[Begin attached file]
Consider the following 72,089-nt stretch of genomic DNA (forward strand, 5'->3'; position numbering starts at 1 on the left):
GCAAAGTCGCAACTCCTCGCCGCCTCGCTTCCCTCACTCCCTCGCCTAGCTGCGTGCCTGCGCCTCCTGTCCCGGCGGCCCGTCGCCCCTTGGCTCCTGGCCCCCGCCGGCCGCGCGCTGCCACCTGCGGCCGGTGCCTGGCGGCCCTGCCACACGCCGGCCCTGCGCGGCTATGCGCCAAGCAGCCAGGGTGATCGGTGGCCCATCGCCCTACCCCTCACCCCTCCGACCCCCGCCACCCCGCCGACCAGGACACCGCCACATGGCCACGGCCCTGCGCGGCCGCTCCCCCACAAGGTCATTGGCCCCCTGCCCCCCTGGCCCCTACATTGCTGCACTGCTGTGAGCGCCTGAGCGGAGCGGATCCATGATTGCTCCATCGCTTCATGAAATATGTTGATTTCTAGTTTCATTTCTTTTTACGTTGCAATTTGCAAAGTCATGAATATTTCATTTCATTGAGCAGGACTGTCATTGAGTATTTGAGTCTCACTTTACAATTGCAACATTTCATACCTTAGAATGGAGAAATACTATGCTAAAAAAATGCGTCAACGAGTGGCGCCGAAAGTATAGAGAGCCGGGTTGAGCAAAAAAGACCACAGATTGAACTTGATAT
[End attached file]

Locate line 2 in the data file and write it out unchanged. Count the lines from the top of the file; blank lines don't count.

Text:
GCAAAGTCGCAACTCCTCGCCGCCTCGCTTCCCTCACTCCCTCGCCTAGCTGCGTGCCTGCGCCTCCTGTCCCGGCGGCCCGTCGCCCCTTGGCTCCTGGCCCCCGCCGGCCGCGCGCTGCCACCTGCGGCCGGTGCCTGGCGGCCCTGCCACACGCCGGCCCTGCGCGGCTATGCGCCAAGCAGCCAGGGTGATCGGTGGCCCATCGCCCTACCCCTCACCCCTCCGACCCCCGCCACCCCGCCGACCAGGACACCGCCACATGGCCACGGCCCTGCGCGGCCGCTCCCCCACAAGGTCATTGGCCCCCTGCCCCCCTGGCCCCTACATTGCTGCACTGCTGTGAGCGCCTGAGCGGAGCGGATCCATGATTGCTCCATCGCTTCATGAAATATGTTGATTTCTAGTTTCATTTCTTTTTACGTTGCAATTTGCAAAGTCATGAATATTTCATTTCATTGAGCAGGACTGTCATTGAGTATTTGAGTCTCACTTTACAATTGCAACATTTCATACCTTAGAATGGAGAAATACTATGCTAAAAAAATGCGTCAACGAGTGGCGCCGAAAGTATAGAGAGCCGGGTTGAGCAAAAAAGACCACAGATTGAACTTGATAT